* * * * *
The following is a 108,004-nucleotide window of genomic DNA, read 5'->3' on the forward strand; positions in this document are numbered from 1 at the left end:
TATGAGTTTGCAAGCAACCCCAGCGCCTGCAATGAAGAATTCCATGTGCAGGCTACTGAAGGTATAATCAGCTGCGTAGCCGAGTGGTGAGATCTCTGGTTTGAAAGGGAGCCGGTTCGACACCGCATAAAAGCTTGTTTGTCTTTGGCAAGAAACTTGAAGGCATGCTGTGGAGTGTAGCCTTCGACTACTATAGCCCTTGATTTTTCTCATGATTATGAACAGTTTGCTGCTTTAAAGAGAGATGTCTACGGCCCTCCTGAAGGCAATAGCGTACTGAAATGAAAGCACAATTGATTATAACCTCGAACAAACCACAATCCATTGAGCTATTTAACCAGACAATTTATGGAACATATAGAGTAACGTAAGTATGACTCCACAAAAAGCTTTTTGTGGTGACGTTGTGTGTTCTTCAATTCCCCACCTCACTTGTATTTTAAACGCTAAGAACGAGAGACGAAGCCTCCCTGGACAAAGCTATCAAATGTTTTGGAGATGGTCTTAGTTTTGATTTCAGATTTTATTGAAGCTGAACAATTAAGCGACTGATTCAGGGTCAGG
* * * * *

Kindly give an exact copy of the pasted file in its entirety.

The following is a 108,004-nucleotide window of genomic DNA, read 5'->3' on the forward strand; positions in this document are numbered from 1 at the left end:
TATGAGTTTGCAAGCAACCCCAGCGCCTGCAATGAAGAATTCCATGTGCAGGCTACTGAAGGTATAATCAGCTGCGTAGCCGAGTGGTGAGATCTCTGGTTTGAAAGGGAGCCGGTTCGACACCGCATAAAAGCTTGTTTGTCTTTGGCAAGAAACTTGAAGGCATGCTGTGGAGTGTAGCCTTCGACTACTATAGCCCTTGATTTTTCTCATGATTATGAACAGTTTGCTGCTTTAAAGAGAGATGTCTACGGCCCTCCTGAAGGCAATAGCGTACTGAAATGAAAGCACAATTGATTATAACCTCGAACAAACCACAATCCATTGAGCTATTTAACCAGACAATTTATGGAACATATAGAGTAACGTAAGTATGACTCCACAAAAAGCTTTTTGTGGTGACGTTGTGTGTTCTTCAATTCCCCACCTCACTTGTATTTTAAACGCTAAGAACGAGAGACGAAGCCTCCCTGGACAAAGCTATCAAATGTTTTGGAGATGGTCTTAGTTTTGATTTCAGATTTTATTGAAGCTGAACAATTAAGCGACTGATTCAGGGTCAGG